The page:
The lawsuit was filed by Texas Attorney General Ken Paxton, who just a few weeks prior infamously asked the Supreme Court to cancel millions of votes cast in four other states — Georgia, Wisconsin, Michigan and Pennsylvania — in a bid to deprive the people of their choice for president in 2020, Joe Biden, based on ballot imperfections. There was no valid legal basis for the extraordinary relief sought in that lawsuit, which the Supreme Court summarily rejected.
This round, Paxton relied on a procedural statute known as the Administrative Procedure Act (“APA”), which requires executive branch agencies to jump through certain hoops when they make rules — known generally as regulations — that have the force of law. The post-New Deal statute dates from 1946, and is aimed at cabining agencies’ power, particularly when they take steps to pass laws that function like acts of Congress. It also has standards against which judges may review various types of agency actions. The standard applied in this case — arbitrary and capricious review — is generally considered quite deferential to the agency.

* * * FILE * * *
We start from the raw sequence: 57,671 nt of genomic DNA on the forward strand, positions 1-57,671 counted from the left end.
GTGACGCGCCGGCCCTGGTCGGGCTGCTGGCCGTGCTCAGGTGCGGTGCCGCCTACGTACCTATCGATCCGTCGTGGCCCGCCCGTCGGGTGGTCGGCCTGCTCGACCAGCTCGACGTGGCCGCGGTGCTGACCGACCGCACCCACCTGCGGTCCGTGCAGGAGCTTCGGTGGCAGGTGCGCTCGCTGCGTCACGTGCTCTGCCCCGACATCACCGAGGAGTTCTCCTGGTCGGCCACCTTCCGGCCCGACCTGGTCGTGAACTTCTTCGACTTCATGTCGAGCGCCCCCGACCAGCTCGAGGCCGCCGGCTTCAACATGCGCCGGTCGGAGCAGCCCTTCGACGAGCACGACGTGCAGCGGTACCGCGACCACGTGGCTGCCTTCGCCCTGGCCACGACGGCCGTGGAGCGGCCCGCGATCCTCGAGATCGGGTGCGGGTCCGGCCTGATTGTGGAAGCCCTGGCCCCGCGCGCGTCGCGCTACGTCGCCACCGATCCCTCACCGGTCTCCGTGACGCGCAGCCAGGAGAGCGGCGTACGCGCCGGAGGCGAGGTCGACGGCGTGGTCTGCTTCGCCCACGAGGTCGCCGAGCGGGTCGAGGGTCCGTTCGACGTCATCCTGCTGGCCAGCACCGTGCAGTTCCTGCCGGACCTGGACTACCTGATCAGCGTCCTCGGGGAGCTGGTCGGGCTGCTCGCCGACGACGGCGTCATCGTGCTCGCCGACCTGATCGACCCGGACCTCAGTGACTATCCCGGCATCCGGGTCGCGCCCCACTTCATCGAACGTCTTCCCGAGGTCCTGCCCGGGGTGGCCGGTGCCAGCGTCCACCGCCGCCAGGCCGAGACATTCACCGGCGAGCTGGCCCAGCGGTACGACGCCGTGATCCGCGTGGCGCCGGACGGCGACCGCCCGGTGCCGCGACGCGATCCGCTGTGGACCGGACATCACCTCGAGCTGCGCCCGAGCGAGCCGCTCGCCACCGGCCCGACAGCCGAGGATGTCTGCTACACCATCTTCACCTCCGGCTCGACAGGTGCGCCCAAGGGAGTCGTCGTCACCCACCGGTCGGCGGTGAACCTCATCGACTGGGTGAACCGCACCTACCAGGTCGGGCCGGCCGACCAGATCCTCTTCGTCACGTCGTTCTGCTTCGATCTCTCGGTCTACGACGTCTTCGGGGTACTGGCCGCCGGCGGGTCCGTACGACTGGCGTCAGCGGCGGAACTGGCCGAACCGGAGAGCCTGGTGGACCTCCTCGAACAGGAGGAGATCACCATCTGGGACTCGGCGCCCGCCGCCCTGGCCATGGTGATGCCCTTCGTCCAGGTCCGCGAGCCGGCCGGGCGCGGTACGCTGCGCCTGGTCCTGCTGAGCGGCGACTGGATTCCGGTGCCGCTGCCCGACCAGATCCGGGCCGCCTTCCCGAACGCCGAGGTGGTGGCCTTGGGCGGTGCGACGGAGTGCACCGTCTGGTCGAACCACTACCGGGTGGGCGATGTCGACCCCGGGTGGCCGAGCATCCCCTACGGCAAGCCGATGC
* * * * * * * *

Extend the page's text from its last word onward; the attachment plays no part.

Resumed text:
The court was nonetheless persuaded here that Paxton is likely to win his case under the APA, thereby justifying the temporary restraining order, because it likely violates a federal statute stating in part that “when an alien is ordered removed, the Attorney General shall remove the alien from the United States within a period of 90 days.” The court seized on the word “shall,” and further deemed the Biden plan to stall deportations “arbitrary and capricious” because it “fails to consider potential policies more limited in scope and time” or “provide any concrete, reasonable justification for a 100-day pause on deportations.”